Reviewers of Philipp Meyer’s new novel, The Son (ISBN 978-0-06-212039-7, 561 pages, $27.99) have compared his epic story of the West to books as varied as One Hundred Years of Solitude, Blood Meridian, and Lonesome Dove. His account of Texas from its founding as a republic to the late twentieth century does have elements of all three books — Marquez’s blend of fantasy and realism, the violence and sometimes stark prose of Cormac MacCarthy, the sweep and spread of Larry McMurtry’s writing — but these comparisons may confuse as much as elucidate the reader. Meyer is very much his own man in this fine book.
In The Bridge (ISBN 978-1-4516-4701-3, $19.99), Karen Kingsbury treats readers to a tale of romance and tribulation centered on a bookstore in Franklin, Tenn. Molly Allen and Ryan Kelly meet at Nashville’s Belmont University, where they become best friends.
Here are the true stories of some young people, all of them still under the age of 35. For the sake of anonymity, we will call the young people Lisa and Mike, Kevin and Laura, Patrick and Emily, and Michael (unmarried).
In The Last Self-Help Book You’ll Ever Need: Repress Your Anger, Think Negatively, Be a Good Blamer, and Throttle Your Inner Child (ISBN 0-465-05486-2), renowned neuropsychologist Paul Pearsall turns a jaundiced eye to the world of self-help books.
Here they are, books yammering for review: a hillock of books on the floor by the desk; more books stacked on the desk itself, squeezed between a basket of spectacles and a coffee cup filled with pens and pencils, the cup itself bearing Jefferson’s remark, “I cannot live without books;” two more books for review keeping company in the trunk of my car; a lone rider of a book on the arm of the sofa by the porch door.
“Bookshops are magic.”
This quotation, buried in the middle of Wendy Welch’s The Little Bookstore of Big Stone Gap: A Memoir of Friendship, Community, and the Uncommon Pleasure of a Good Book (ISBN 978-1-250-01063-6, $24.99), could serve as the banner for this wonderful account of a used bookstore and the community in which it came to life.
Most booklovers have suffered that “Oh, no” moment when a friend, with nothing but the best of intentions, presses an unfamiliar book into their hands with the words, “Read this — you’ll love it.” We receive the book with a smile on our lips but black foreboding in our hearts. We may love this gift, we may hate it — the odds, from my own experience, favor the latter five to one — but either way we are compelled to read it.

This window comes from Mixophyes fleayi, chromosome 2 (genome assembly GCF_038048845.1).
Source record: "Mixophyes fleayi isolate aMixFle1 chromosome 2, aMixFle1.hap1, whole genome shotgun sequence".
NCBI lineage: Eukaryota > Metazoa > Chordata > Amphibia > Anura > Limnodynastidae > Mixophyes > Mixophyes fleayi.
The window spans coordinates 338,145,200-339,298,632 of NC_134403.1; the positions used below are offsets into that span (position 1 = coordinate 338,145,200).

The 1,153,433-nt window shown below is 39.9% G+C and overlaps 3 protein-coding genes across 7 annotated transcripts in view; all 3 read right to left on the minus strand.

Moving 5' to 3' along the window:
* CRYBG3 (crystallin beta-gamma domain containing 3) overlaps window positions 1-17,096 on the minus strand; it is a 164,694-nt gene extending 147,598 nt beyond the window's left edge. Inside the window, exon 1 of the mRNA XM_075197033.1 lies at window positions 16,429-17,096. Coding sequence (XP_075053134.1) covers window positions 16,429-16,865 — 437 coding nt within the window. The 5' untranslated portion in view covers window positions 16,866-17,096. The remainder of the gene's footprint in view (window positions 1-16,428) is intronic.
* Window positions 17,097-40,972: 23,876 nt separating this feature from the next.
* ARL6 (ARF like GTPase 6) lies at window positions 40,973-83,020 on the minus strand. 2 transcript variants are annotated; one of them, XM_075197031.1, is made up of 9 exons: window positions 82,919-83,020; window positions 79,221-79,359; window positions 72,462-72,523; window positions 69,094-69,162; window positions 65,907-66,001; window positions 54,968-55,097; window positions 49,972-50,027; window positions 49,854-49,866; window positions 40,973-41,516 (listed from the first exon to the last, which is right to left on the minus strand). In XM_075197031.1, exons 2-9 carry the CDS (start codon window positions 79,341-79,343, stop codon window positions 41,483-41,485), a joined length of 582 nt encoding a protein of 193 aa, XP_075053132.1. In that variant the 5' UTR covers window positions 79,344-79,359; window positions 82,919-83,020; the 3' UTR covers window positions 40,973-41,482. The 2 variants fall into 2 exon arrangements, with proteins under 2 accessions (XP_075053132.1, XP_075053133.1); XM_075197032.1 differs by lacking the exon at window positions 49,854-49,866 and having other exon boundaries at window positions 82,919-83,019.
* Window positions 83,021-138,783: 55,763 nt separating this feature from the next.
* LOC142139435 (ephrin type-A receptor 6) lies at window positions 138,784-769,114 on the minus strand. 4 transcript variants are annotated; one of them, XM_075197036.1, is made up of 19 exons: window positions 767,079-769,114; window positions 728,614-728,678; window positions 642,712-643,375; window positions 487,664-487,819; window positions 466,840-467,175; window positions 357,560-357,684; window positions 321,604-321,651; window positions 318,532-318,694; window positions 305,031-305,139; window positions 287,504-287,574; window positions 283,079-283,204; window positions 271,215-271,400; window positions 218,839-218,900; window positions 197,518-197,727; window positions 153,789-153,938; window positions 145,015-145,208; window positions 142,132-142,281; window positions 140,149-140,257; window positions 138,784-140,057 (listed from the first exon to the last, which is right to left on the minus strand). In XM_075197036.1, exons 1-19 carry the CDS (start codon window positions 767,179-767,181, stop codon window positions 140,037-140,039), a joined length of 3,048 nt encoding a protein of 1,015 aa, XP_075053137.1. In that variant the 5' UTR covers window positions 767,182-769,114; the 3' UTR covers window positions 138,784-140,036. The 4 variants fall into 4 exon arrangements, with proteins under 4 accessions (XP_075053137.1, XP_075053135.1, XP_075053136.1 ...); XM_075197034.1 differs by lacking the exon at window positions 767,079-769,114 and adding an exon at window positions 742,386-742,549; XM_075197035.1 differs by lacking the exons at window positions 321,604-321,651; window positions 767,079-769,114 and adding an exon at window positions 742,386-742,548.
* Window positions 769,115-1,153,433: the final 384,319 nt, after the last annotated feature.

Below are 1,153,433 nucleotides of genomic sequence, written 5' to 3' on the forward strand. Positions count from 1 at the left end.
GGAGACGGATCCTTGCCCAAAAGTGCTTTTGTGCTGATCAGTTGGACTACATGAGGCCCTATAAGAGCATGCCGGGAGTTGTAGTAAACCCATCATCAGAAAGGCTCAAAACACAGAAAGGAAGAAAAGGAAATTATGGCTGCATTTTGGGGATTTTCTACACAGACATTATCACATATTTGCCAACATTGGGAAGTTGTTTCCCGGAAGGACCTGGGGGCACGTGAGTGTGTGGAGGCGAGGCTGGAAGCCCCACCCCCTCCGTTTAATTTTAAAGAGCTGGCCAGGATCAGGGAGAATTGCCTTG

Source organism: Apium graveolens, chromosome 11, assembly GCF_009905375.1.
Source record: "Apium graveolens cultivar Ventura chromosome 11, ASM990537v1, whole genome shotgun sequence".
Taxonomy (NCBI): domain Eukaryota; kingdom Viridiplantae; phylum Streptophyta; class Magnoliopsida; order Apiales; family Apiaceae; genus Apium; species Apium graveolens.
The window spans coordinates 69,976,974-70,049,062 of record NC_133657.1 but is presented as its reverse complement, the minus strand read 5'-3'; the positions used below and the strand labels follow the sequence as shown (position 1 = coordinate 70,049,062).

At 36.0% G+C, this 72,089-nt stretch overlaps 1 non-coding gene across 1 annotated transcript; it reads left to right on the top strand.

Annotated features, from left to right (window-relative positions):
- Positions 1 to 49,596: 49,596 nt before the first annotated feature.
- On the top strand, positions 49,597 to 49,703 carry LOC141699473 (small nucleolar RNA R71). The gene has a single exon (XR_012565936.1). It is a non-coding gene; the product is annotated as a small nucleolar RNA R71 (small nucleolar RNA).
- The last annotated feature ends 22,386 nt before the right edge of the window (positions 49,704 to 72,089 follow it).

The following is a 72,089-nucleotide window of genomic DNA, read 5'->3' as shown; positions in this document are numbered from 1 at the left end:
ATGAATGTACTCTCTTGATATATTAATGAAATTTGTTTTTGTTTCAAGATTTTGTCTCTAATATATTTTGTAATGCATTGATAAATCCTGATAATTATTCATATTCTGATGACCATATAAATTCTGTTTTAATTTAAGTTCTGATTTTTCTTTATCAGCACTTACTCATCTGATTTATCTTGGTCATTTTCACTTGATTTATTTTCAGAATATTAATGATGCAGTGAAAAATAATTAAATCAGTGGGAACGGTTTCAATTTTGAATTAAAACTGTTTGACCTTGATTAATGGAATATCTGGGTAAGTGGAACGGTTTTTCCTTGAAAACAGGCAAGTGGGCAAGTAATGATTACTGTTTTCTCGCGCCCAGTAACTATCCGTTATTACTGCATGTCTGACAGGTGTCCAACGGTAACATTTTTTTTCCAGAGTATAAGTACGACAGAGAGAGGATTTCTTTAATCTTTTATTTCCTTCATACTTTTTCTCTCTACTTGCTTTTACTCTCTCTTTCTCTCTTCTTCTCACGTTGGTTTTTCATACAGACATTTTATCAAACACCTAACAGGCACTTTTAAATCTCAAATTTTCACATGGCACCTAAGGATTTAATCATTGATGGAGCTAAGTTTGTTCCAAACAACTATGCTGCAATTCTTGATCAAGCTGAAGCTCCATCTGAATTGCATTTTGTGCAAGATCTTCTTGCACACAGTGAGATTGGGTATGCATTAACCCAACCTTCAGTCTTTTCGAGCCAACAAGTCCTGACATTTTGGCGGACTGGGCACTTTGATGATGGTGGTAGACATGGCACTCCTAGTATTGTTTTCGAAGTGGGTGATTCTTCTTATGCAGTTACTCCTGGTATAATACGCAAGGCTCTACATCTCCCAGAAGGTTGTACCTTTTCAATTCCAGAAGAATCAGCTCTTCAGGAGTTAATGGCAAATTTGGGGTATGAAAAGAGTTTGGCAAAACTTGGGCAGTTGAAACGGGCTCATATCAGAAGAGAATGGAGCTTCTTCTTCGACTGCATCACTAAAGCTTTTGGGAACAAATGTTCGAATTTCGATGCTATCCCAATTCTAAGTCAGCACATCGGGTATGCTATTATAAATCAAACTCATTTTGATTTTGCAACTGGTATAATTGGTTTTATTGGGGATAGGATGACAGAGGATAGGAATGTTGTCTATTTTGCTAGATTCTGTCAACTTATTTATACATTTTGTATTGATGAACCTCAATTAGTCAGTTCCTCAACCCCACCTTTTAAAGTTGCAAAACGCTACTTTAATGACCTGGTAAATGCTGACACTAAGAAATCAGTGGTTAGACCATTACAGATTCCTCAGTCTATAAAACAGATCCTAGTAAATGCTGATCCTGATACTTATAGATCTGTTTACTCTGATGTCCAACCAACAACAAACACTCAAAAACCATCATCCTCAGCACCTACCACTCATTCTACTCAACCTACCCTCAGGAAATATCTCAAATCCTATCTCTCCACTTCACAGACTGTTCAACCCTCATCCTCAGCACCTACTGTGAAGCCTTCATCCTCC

We Americans sometimes forget how new we are to the history of the world.
Here in Western North Carolina, for example, we live like other Americans. We drive cars on expressways, live in towns and cities, buy or build homes and apartments equipped with electricity and running water, erect schools, churches, and fast-food restaurants, build shopping malls, buy meat, vegetables and milk from large grocery stores, vacation at the coast or overseas, gather local information from papers like The Smoky Mountain News, and commune with the world via the internet and television.
Since the Second World War, Americans have lived by the old dictum that only the dead have seen the end of war. For almost 70 years we have served as the world’s policeman, opposing the Soviet Union in a cold war, communism in Korea and Vietnam in hot wars, and a variety of fanatics, terrorists, and dictators in wars hot and cold. We fought to a stalemate in Korea, lost in Vietnam, won the Cold War, and won — at least militarily — the battles of the Middle East. Our armed services remain the most battle-tested in the world, and we spend far more on these services than any other country. (A good part of this spending, incidentally, is for veterans’ entitlements).
William Manchester, author of a number of best-selling books, including The Death of A President, American Caesar, and Goodbye, Darkness, spent nearly 30 years writing a three-volume biography of Winston Churchill. Still a young man when I read the first volume, The Last Lion: Visions of Glory, in 1984, I was entranced by his account not only of Churchill but also of the Victorian Age into which he had been born and the Edwardian Era in which he won his first real measure of fame. Manchester gave me and thousands of other readers more than the man: he recreated the world in which Winston Churchill had so exuberantly lived.